Forces of life and growth continue to elude our knowledge. Even today we don’t know too much about the growing of a seed into a plant, and then producing fruit? Who can explain the life in a seed that grows and multiplies? How could the essence of life lay dormant for four thousand years in the seeds found in an Egyptian tomb and still spring to life when planted? The mystery of life is the issue of the centuries.690

At the same time, how is it possible for a simple Gospel seed, that Jesus died for our sins, that He was buried and rose again on the third day, result in regeneration? How could something that happened over two thousand years ago cause a person to go from the kingdom of darkness to the Kingdom of light? That is the mystery.

All the farmer can do is scatter the seed on prepared soil. The springing to life does not depend on him. All by itself the soil produces grain – first the stalk, then the head, then the full kernel in the head (Mark 4:28). When we hear people share their conversion experience, we may think that their faith happened all at once. But their salvation frequently carries an extended backstory of spiritual pilgrimage before they made that decision. They needed time to reflect on the Good News. For them, coming to the Savior was a process. This is similar to the process of farming: Months of waiting come to an end and workers stream into the fields to help with the harvest. Our faith, like a crop, needs time to grow.691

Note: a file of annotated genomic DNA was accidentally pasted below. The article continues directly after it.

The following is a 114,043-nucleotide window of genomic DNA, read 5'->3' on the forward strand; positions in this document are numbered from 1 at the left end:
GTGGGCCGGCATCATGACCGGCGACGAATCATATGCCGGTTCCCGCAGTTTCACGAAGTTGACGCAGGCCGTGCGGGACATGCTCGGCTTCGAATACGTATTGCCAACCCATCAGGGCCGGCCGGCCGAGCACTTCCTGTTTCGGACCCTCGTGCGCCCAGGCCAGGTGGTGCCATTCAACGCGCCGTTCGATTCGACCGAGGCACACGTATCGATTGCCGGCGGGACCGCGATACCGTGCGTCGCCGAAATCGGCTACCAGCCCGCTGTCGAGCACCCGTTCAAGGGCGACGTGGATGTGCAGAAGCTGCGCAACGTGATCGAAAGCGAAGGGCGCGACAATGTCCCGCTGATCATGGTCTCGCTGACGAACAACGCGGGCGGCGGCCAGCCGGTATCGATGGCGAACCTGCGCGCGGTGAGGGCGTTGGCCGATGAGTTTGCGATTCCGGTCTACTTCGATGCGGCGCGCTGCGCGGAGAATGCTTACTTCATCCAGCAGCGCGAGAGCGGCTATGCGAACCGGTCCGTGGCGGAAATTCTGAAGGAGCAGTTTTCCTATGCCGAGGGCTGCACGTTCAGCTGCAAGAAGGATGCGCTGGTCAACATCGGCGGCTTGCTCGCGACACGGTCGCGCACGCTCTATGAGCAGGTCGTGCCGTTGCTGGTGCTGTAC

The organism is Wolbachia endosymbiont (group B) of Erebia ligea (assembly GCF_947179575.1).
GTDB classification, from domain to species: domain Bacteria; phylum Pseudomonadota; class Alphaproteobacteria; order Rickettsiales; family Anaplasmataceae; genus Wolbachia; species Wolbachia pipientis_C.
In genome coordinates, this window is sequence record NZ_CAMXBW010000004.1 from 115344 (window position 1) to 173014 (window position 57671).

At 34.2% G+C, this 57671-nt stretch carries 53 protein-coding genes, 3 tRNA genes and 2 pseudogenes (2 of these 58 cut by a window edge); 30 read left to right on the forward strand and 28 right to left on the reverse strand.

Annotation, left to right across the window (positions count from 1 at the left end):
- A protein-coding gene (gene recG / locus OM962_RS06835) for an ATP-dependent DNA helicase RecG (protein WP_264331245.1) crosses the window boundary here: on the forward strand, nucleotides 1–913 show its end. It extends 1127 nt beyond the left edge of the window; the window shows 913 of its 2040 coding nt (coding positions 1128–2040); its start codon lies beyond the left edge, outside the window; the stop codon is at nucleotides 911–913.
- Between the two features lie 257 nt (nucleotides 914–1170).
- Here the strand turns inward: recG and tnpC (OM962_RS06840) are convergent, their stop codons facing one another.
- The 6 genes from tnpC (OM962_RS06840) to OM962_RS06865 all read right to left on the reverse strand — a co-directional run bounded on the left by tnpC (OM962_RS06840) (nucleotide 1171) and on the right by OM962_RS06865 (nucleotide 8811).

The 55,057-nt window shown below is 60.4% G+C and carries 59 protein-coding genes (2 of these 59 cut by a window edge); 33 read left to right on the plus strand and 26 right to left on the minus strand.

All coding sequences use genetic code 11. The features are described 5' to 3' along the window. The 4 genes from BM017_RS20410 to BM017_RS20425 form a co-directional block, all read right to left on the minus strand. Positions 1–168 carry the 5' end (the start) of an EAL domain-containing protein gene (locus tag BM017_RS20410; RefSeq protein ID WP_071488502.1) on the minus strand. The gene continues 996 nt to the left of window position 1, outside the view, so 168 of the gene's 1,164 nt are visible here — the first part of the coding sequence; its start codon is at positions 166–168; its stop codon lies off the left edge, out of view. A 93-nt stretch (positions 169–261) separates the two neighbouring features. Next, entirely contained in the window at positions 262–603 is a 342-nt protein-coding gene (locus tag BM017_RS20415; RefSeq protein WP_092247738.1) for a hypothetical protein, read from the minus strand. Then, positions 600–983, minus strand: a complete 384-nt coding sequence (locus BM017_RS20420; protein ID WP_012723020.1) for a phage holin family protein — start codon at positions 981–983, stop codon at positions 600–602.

The farmer was merely planting the seed. The springing to life was a result of the seed. The earth, therefore, brings forth fruit automatically. But the secret of the growth is in the seed itself. Just so, we plant the seed of God’s Word; the soil, namely the soul, receives it, God the Holy Spirit works on the heart of the sinner, uses the planted seed and causes it to germinate and grow. This is the way of things according to nature, and also the way of things according to the Dispensation of Grace (see my Commentary on HebrewsThe Dispensation of Grace).

As seedtime is followed in due time because the harvest has come, so will the present mystery of the Kingdom be followed by glories of the messianic Kingdom. As soon as the grain is ripe, he puts the sickle to it, because the harvest has come (Mark 4:29). What a great contrast between the seemingly insignificance of the beginning with the end! As the stalk of wheat is the result of the seed, the end is implicit in the beginning. The infinitely great is active in the infinitely small. In the present, and indeed in secret, the outcome is already set in motion. Those to whom it has been given to understand, the mystery of the Kingdom of God is already seen in its hidden and seemingly insignificant beginnings.